A BAN on pensions cold-calling came into effect this week, meaning anyone who receives an unsolicited call encouraging them to transfer their pension can now be assured they are talking to a fraudster.

Though a ban was first mooted two years ago, the UK Government has finally taken action after research from the Money Advice Service suggested that there could be as many as eight scam calls being made every second, the equivalent of 250 million every year.

While not every call will be successful, City watchdog the Financial Conduct Authority (FCA) found that last year an average of £91,000 was stolen from the pension of each person duped by scammers.

Guy Opperman, the minister for pensions and financial inclusion, said that putting a ban in place gives savers protection from “these callous crooks” while at the same time ensuring that “fraudsters feel the full force of the law”.

The ban will be enforced by the Information Commissioner’s Office (ICO), which has the power to impose fines of up to £500,000 on companies and individuals that plague people with nuisance calls.

“These calls cause untold misery to thousands of people and we are pleased that the law now offers greater protection to stop them being scammed out of their hard-earned pensions by unscrupulous operators,” ICO investigations manager Andy Curry said.

However, just because calls have been outlawed and those who flout the ban will face hefty penalties does not mean scammers will be stopped in their tracks.

Indeed, as Margaret Snowdon, chair of the Pension Scams Industry Group, said “a ban on cold calling will not deter all scammers”.

Older pension savers, who have been able to withdraw their pension savings at 55 since 2015, are thought to be particularly vulnerable to scammers, with the FCA and the Pensions Regulator last year launching an awareness campaign aimed specifically at the 45 to 65 age group.

Research released by the two regulators last month suggests that those within that group could be especially susceptible to scammers precisely because so many of them believe they are unlikely to be targeted, with 21% believing themselves too savvy to be scammed while 18% felt their pension pot would be too small to be of interest to fraudsters.

However, Nicola Parish of the Pensions Regulator noted that “every pension holder is a potential scam victim” while Mark Steward of the FCA said that even those who think themselves savvy need to be aware that “pension scams are often very sophisticated and difficult to spot”.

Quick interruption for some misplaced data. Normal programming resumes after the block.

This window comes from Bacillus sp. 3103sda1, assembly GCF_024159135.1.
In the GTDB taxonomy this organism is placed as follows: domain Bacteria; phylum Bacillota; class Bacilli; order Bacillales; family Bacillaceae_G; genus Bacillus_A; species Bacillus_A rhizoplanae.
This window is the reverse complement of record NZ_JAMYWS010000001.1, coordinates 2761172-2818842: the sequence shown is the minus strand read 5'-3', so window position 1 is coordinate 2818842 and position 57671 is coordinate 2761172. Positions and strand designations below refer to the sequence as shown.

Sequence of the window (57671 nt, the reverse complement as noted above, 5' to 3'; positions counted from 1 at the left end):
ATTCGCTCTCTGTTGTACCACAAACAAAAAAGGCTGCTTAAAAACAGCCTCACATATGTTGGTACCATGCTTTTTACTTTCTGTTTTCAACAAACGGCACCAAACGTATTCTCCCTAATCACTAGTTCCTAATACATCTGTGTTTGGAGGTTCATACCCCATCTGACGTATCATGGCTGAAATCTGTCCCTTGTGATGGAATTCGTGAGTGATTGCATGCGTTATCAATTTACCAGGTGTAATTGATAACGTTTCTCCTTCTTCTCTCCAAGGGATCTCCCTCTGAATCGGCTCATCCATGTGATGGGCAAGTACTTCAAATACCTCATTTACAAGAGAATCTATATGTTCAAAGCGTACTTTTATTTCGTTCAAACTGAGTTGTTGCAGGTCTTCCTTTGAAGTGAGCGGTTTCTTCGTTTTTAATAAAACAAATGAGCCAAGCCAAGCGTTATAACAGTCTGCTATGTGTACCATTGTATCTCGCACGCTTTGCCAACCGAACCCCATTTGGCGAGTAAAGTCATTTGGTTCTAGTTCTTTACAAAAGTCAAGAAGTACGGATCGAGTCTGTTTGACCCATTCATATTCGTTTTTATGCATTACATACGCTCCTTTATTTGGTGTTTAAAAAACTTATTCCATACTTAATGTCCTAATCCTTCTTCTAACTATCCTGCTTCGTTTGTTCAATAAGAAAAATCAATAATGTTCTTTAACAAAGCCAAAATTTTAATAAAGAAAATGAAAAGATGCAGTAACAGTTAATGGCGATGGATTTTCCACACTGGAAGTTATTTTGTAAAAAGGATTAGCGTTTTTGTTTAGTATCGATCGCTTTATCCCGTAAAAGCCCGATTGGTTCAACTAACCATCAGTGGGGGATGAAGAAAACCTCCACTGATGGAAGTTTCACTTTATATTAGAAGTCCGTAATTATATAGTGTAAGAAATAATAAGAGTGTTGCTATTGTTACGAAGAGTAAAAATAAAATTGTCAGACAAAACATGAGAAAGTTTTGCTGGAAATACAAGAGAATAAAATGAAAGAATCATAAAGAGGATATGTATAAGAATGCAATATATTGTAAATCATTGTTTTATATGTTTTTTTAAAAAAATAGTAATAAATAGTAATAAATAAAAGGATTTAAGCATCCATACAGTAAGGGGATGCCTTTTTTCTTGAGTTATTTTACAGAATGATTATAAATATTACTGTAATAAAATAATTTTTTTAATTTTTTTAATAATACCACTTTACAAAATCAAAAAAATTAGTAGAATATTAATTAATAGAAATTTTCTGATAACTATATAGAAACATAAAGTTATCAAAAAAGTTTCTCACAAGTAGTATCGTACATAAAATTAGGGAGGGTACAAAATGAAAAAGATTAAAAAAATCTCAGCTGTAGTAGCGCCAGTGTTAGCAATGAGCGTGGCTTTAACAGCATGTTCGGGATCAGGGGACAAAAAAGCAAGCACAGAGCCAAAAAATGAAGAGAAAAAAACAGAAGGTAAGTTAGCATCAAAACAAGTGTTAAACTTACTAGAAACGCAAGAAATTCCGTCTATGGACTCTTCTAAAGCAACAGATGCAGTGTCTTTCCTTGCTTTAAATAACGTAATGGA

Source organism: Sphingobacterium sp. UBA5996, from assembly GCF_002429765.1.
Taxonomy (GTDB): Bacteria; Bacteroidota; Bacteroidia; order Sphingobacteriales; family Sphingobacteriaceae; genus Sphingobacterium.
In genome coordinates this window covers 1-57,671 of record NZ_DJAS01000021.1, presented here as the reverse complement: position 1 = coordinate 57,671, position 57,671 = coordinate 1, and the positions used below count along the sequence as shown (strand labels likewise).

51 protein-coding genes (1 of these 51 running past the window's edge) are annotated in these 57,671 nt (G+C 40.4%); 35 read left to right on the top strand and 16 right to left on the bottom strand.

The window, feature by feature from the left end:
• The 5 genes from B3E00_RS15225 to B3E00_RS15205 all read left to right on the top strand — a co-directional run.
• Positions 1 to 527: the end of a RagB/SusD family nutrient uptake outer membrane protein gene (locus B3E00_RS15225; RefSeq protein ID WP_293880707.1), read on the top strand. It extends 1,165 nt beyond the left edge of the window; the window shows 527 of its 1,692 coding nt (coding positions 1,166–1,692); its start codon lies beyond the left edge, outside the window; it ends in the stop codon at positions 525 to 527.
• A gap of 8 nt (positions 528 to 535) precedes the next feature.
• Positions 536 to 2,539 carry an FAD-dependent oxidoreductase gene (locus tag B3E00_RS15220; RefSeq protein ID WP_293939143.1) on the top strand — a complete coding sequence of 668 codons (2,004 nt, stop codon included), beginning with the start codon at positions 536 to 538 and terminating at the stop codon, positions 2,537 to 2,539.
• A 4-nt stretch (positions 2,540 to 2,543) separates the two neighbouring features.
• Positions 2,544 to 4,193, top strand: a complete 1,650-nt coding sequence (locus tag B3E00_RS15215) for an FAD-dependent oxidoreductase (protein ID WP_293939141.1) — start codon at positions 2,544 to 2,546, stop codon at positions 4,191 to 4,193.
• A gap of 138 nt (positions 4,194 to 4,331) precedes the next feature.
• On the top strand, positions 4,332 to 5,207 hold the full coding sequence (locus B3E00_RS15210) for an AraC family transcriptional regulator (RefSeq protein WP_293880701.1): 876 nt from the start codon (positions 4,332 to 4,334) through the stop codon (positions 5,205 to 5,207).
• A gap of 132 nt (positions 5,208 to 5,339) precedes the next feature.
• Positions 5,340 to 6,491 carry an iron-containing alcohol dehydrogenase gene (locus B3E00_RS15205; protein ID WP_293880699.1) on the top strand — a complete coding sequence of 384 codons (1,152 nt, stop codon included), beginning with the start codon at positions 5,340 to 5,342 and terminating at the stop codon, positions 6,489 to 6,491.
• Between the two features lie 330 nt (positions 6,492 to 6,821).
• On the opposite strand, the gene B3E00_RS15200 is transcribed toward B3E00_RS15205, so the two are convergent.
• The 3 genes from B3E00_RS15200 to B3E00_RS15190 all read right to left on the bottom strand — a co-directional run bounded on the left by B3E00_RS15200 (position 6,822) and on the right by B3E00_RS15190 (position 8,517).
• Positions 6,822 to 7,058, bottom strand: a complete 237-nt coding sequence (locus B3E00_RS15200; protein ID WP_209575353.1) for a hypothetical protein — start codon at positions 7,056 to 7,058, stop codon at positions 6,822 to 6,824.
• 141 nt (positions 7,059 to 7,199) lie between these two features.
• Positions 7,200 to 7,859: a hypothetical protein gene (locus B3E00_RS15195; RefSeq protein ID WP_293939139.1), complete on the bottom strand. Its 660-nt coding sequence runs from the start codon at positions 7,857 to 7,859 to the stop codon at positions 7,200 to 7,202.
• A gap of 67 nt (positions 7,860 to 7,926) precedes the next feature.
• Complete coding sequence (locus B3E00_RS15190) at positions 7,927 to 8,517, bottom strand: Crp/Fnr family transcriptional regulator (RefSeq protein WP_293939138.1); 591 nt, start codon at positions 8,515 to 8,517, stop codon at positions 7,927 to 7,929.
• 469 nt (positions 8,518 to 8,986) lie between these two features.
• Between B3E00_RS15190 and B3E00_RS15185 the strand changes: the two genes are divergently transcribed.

“Scammers will target people from all walks of life and with any size pension,” Mr Steward said.

So, while the ban on making cold calls is now in place, with no definitive means of stopping cold calls from being made, the onus in effect remains on pension savers to protect themselves against scammers.

This creates an issue in itself, according to Kate Smith, head of pensions at Aegon.

“While the ban will go some way in preventing scam activity and protecting individuals and their savings, there is still considerable work to be done to educate the public so people are aware that cold calling is illegal,” she said.

In light of this, as part of their ScamSmart campaign the FCA and Pensions Regulator are urging everyone to reject any unexpected pension offer they receive, whether it is made via an unsolicited call, online or on social media.

Anyone who has taken steps to make changes to their pension should also check who they are dealing with before making any firm commitment. Any legitimate financial adviser or pension company will be authorised by the FCA, whose register can be checked by calling 0800 111 6768.

The regulators have stressed that savers should not be rushed or pressured into making any decision about their pension and should also consider getting impartial information and advice on any changes they are considering, no matter how small.

Mr Opperman is urging anyone who does receive a cold call to “get any information you can” from the caller so that it can then be passed on to the ICO to investigate.

However, for Tom Selby, senior analyst at pensions business AJ Bell, there is only one course of action pensions savers should take if they get a call: hang up.

“The message to retirement savers from now on is crystal clear: if someone you don’t know calls out of the blue about your retirement pot, hang up the phone,” he said.